CHAR­COAL-COOKED NONYA LAKSA

SALT Magazine - - Feature - Madam Liew’s Recipes (727 East Coast Road. 3838 Cof­feeshop Next to Siglap Cen­tre)

At Madam Liew’s Recipes, a huge metal caul­dron of or­ange-red gravy bub­bles over a small char­coal stove. This Siglap stall, one of the hand­ful of places that still serve char­coal-cooked lak­sas, is manned by owner Les­lie Chua. How­ever, it is his 87-year-old mother, Madam Liew Kiaw Hoon, who pro­tec­tively safe­guards the pre­cious rem­pah.

Born in Pon­tian, Johor, the sprightly lady in­sists on pre­par­ing all the spices from scratch.

She spends more than five hours painstak­ingly clean­ing, peel­ing and chop­ping a moun­tain of galan­gal, shal­lots, lemon­grass, onions, among other in­gre­di­ents. “I spend an­other five hours to stir-fry the rem­pah over char­coal un­til it’s dry,” says Liew, adding that it’s tough work, but it’s the only way to en­sure the taste is right. The rem­pah is melded with dried shrimps, lend­ing a rich flavour to the co­conut-laced gravy. “Back in the early 1970s, my mum first learned how to make Nonya laksa from a Teochew Nonya neigh­bour, Aunty Heng (who used to own a croc­o­dile farm). Over the years, my mum im­proved the recipe by adding more spices and en­hanc­ing the flavour,” shares Chua. To cre­ate a pure seafood stock, Liew also in­sists on us­ing just prawn heads and ikan bil­lis.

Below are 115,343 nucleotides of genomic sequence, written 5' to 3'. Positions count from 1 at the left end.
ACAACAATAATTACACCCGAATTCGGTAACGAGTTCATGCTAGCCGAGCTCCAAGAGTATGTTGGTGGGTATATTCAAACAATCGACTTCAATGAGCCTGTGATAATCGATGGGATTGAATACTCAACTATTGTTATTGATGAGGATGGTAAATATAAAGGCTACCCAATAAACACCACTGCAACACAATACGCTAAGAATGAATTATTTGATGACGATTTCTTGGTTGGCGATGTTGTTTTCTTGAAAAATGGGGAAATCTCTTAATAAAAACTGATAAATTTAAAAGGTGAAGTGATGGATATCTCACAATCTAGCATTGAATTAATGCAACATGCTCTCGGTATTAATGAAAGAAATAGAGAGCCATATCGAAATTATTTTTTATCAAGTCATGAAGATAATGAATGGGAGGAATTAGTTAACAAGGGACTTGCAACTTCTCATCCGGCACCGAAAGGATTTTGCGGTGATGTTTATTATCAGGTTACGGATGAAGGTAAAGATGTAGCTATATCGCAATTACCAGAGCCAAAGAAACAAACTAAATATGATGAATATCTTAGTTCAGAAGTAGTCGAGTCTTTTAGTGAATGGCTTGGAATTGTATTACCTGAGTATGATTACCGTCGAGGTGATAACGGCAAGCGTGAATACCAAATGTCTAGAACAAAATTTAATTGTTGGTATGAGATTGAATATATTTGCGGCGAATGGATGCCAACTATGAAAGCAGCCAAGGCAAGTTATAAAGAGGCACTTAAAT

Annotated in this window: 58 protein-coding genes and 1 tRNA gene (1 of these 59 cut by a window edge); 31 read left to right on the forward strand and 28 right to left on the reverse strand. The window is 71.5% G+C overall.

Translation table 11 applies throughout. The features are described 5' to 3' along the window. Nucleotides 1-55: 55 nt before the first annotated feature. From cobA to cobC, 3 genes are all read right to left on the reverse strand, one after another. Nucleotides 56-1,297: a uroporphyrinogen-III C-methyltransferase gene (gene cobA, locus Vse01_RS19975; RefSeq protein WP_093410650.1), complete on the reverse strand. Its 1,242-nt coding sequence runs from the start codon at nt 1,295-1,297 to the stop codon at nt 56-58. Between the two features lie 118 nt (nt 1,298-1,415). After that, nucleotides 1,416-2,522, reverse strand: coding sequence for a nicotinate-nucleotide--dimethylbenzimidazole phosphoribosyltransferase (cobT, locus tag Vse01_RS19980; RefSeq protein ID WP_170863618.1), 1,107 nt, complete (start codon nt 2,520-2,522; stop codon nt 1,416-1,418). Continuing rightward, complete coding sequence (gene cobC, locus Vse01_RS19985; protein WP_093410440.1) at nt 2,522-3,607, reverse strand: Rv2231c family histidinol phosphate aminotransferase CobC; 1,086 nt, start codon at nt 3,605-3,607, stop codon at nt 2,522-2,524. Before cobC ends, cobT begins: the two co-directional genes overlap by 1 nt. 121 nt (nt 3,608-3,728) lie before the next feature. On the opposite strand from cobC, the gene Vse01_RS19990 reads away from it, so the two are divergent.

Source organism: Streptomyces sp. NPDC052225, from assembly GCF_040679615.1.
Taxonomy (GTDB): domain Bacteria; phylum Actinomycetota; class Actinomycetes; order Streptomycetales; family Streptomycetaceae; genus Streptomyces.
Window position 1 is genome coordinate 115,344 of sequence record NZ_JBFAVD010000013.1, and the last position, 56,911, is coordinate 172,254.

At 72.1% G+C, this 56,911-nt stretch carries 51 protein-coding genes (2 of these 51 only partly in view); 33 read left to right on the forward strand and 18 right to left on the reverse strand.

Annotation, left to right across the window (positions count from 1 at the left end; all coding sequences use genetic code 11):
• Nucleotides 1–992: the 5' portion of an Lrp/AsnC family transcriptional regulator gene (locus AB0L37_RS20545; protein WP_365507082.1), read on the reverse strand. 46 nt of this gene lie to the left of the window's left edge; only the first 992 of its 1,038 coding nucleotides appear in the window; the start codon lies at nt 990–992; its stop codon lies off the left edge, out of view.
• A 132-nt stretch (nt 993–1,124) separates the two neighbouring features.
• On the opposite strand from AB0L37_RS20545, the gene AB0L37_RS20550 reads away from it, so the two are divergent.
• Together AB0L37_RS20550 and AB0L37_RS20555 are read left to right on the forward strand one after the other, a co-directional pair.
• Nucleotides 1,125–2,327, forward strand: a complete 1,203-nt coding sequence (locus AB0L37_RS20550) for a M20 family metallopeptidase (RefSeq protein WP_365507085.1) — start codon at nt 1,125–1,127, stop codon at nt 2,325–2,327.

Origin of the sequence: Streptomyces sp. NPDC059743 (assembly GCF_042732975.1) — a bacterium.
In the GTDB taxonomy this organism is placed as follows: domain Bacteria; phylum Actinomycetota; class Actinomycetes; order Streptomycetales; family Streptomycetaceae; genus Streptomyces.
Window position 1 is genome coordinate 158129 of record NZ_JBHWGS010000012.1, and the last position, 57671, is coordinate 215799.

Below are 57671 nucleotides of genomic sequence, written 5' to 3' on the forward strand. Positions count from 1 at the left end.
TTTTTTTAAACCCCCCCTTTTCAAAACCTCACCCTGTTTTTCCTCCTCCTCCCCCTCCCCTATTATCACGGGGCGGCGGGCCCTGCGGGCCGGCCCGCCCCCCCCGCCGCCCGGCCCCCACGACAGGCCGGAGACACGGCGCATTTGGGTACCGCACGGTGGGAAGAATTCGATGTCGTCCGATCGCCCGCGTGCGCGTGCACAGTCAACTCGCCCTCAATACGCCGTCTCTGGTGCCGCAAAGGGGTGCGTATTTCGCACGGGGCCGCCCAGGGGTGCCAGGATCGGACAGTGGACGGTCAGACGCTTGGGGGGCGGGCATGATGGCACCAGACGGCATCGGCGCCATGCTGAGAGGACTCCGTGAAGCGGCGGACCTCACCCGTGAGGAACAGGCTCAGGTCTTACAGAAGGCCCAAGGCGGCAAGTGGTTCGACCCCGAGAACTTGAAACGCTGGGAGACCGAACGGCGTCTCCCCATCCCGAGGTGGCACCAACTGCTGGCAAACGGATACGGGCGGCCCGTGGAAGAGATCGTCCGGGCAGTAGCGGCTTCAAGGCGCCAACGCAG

“At home, my mum of­ten cooked this laksa for friends who would come over for Sun­day brunch. The laksa along with her popiah was a hit with ev­ery­one,” says Chua, whose friends en­cour­aged him to con­tinue his mother’s legacy. Hence Madam Liew’s Recipes was launched in 2017. This stall’s ver­sion is topped with mar­ket-fresh cock­les and prawns from Gey­lang Serai, and laksa leaves sourced from Pon­tian.

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